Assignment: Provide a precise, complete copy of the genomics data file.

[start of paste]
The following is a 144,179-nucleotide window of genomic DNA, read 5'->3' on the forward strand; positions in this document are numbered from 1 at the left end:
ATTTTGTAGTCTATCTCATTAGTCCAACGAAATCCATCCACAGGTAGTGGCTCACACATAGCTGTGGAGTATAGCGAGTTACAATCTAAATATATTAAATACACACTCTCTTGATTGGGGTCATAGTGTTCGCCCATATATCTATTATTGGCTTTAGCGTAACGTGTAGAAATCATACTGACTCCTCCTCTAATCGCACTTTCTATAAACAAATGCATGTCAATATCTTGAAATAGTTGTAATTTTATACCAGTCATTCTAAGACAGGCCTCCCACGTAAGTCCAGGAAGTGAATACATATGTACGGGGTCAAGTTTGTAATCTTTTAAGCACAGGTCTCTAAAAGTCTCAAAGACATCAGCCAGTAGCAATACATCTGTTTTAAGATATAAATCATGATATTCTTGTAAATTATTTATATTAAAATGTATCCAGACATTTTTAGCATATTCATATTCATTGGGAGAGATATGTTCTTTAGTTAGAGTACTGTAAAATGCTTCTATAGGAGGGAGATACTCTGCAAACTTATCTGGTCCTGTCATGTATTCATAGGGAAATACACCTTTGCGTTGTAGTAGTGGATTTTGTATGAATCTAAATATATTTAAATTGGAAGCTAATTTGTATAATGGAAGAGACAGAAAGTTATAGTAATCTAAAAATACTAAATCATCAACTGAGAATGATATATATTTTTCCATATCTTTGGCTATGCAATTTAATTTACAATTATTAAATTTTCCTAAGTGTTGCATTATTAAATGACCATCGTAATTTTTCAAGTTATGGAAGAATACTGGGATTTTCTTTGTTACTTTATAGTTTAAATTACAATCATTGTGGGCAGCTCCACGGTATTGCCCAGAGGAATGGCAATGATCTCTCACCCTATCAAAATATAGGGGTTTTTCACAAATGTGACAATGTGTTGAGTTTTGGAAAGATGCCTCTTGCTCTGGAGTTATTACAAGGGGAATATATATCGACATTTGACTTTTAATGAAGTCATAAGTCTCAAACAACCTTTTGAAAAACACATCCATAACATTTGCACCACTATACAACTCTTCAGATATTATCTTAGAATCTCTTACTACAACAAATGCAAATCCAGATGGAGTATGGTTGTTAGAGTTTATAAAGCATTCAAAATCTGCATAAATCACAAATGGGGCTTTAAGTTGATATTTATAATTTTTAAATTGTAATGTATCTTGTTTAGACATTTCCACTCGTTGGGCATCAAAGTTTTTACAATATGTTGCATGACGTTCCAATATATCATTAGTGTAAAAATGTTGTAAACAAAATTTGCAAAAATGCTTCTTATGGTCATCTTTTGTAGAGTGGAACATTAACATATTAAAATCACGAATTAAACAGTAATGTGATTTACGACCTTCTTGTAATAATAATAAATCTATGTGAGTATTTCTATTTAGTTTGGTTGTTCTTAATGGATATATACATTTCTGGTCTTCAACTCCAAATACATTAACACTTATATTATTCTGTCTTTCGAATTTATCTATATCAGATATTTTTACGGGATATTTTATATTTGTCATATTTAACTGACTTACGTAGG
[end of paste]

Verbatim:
The following is a 144,179-nucleotide window of genomic DNA, read 5'->3' on the forward strand; positions in this document are numbered from 1 at the left end:
ATTTTGTAGTCTATCTCATTAGTCCAACGAAATCCATCCACAGGTAGTGGCTCACACATAGCTGTGGAGTATAGCGAGTTACAATCTAAATATATTAAATACACACTCTCTTGATTGGGGTCATAGTGTTCGCCCATATATCTATTATTGGCTTTAGCGTAACGTGTAGAAATCATACTGACTCCTCCTCTAATCGCACTTTCTATAAACAAATGCATGTCAATATCTTGAAATAGTTGTAATTTTATACCAGTCATTCTAAGACAGGCCTCCCACGTAAGTCCAGGAAGTGAATACATATGTACGGGGTCAAGTTTGTAATCTTTTAAGCACAGGTCTCTAAAAGTCTCAAAGACATCAGCCAGTAGCAATACATCTGTTTTAAGATATAAATCATGATATTCTTGTAAATTATTTATATTAAAATGTATCCAGACATTTTTAGCATATTCATATTCATTGGGAGAGATATGTTCTTTAGTTAGAGTACTGTAAAATGCTTCTATAGGAGGGAGATACTCTGCAAACTTATCTGGTCCTGTCATGTATTCATAGGGAAATACACCTTTGCGTTGTAGTAGTGGATTTTGTATGAATCTAAATATATTTAAATTGGAAGCTAATTTGTATAATGGAAGAGACAGAAAGTTATAGTAATCTAAAAATACTAAATCATCAACTGAGAATGATATATATTTTTCCATATCTTTGGCTATGCAATTTAATTTACAATTATTAAATTTTCCTAAGTGTTGCATTATTAAATGACCATCGTAATTTTTCAAGTTATGGAAGAATACTGGGATTTTCTTTGTTACTTTATAGTTTAAATTACAATCATTGTGGGCAGCTCCACGGTATTGCCCAGAGGAATGGCAATGATCTCTCACCCTATCAAAATATAGGGGTTTTTCACAAATGTGACAATGTGTTGAGTTTTGGAAAGATGCCTCTTGCTCTGGAGTTATTACAAGGGGAATATATATCGACATTTGACTTTTAATGAAGTCATAAGTCTCAAACAACCTTTTGAAAAACACATCCATAACATTTGCACCACTATACAACTCTTCAGATATTATCTTAGAATCTCTTACTACAACAAATGCAAATCCAGATGGAGTATGGTTGTTAGAGTTTATAAAGCATTCAAAATCTGCATAAATCACAAATGGGGCTTTAAGTTGATATTTATAATTTTTAAATTGTAATGTATCTTGTTTAGACATTTCCACTCGTTGGGCATCAAAGTTTTTACAATATGTTGCATGACGTTCCAATATATCATTAGTGTAAAAATGTTGTAAACAAAATTTGCAAAAATGCTTCTTATGGTCATCTTTTGTAGAGTGGAACATTAACATATTAAAATCACGAATTAAACAGTAATGTGATTTACGACCTTCTTGTAATAATAATAAATCTATGTGAGTATTTCTATTTAGTTTGGTTGTTCTTAATGGATATATACATTTCTGGTCTTCAACTCCAAATACATTAACACTTATATTATTCTGTCTTTCGAATTTATCTATATCAGATATTTTTACGGGATATTTTATATTTGTCATATTTAACTGACTTACGTAGG